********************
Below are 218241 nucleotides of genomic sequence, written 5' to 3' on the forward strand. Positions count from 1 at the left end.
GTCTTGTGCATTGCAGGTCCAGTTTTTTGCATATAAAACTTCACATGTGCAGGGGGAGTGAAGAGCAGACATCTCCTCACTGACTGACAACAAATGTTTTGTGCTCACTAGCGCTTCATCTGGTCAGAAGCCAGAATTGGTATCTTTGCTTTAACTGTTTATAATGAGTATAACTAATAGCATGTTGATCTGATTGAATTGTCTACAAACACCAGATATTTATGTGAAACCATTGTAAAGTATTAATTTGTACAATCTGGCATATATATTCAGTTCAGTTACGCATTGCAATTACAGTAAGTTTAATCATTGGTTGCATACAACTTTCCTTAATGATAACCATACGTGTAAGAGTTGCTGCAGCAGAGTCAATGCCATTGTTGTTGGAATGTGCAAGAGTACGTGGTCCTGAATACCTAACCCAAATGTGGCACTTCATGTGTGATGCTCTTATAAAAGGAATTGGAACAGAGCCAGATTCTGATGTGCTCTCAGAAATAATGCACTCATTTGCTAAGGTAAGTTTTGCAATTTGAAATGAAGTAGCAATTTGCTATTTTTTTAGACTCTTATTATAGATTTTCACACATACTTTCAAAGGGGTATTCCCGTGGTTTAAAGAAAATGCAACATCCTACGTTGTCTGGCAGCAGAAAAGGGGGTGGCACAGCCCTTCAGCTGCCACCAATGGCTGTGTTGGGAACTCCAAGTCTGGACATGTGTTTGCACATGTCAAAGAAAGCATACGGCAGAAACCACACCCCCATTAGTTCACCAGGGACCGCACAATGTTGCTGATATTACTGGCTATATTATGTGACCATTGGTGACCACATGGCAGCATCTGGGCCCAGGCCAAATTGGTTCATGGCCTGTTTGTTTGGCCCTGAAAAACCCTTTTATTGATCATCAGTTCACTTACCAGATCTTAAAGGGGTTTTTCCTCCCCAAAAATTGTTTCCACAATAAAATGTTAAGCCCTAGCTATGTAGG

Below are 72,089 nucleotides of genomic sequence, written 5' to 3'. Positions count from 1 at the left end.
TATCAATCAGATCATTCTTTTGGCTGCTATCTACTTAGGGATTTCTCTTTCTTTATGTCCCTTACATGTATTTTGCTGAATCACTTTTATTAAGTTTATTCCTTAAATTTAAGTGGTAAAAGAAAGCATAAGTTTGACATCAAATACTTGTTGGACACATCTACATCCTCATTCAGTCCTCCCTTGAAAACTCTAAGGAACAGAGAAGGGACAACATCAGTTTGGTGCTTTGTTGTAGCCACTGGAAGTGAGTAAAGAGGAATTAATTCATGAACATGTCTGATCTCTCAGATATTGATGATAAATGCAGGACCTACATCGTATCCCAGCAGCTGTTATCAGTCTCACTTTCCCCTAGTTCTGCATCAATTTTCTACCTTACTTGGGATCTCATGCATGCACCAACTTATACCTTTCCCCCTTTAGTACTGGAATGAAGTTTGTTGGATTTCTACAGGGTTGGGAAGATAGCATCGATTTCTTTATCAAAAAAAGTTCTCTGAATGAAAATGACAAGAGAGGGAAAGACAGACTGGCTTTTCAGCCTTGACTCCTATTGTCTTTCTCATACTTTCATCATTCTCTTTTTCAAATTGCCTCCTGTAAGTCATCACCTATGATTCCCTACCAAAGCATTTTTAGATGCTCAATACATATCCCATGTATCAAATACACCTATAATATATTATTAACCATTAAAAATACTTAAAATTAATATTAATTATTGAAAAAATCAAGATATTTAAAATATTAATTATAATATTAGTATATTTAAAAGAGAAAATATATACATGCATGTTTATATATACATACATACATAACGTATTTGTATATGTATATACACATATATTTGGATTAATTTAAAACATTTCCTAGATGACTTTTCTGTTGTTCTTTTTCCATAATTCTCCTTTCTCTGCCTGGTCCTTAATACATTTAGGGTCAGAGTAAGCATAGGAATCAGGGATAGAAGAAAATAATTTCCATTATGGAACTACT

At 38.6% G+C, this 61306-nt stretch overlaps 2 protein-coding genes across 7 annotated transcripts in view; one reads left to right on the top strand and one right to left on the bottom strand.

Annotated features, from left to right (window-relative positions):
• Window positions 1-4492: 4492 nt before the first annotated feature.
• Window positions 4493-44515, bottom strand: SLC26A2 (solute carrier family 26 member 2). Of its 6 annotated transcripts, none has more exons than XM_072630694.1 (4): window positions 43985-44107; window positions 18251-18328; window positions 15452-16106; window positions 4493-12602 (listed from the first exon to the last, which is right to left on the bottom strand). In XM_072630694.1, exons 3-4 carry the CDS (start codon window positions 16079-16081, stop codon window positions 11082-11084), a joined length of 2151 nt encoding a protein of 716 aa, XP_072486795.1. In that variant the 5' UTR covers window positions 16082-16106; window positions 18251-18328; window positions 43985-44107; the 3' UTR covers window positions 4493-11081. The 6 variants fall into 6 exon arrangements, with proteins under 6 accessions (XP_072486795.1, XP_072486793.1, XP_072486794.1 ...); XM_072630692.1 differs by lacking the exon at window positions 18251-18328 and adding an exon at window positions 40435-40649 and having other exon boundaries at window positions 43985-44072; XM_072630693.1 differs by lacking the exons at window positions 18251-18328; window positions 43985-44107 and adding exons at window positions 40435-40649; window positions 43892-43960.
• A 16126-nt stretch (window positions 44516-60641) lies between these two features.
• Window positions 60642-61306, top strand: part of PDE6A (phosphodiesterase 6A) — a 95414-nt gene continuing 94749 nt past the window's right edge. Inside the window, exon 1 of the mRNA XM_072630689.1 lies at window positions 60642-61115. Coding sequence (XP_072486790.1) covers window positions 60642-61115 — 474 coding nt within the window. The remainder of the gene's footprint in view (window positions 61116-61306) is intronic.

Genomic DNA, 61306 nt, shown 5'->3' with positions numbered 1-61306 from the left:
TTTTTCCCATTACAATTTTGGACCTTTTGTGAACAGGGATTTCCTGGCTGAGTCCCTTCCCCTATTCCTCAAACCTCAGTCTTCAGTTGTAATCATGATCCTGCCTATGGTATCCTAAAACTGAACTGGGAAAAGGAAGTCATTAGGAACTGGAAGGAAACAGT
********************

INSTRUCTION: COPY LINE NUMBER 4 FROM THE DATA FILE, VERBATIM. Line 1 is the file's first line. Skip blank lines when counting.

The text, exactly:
TATCAATCAGATCATTCTTTTGGCTGCTATCTACTTAGGGATTTCTCTTTCTTTATGTCCCTTACATGTATTTTGCTGAATCACTTTTATTAAGTTTATTCCTTAAATTTAAGTGGTAAAAGAAAGCATAAGTTTGACATCAAATACTTGTTGGACACATCTACATCCTCATTCAGTCCTCCCTTGAAAACTCTAAGGAACAGAGAAGGGACAACATCAGTTTGGTGCTTTGTTGTAGCCACTGGAAGTGAGTAAAGAGGAATTAATTCATGAACATGTCTGATCTCTCAGATATTGATGATAAATGCAGGACCTACATCGTATCCCAGCAGCTGTTATCAGTCTCACTTTCCCCTAGTTCTGCATCAATTTTCTACCTTACTTGGGATCTCATGCATGCACCAACTTATACCTTTCCCCCTTTAGTACTGGAATGAAGTTTGTTGGATTTCTACAGGGTTGGGAAGATAGCATCGATTTCTTTATCAAAAAAAGTTCTCTGAATGAAAATGACAAGAGAGGGAAAGACAGACTGGCTTTTCAGCCTTGACTCCTATTGTCTTTCTCATACTTTCATCATTCTCTTTTTCAAATTGCCTCCTGTAAGTCATCACCTATGATTCCCTACCAAAGCATTTTTAGATGCTCAATACATATCCCATGTATCAAATACACCTATAATATATTATTAACCATTAAAAATACTTAAAATTAATATTAATTATTGAAAAAATCAAGATATTTAAAATATTAATTATAATATTAGTATATTTAAAAGAGAAAATATATACATGCATGTTTATATATACATACATACATAACGTATTTGTATATGTATATACACATATATTTGGATTAATTTAAAACATTTCCTAGATGACTTTTCTGTTGTTCTTTTTCCATAATTCTCCTTTCTCTGCCTGGTCCTTAATACATTTAGGGTCAGAGTAAGCATAGGAATCAGGGATAGAAGAAAATAATTTCCATTATGGAACTACT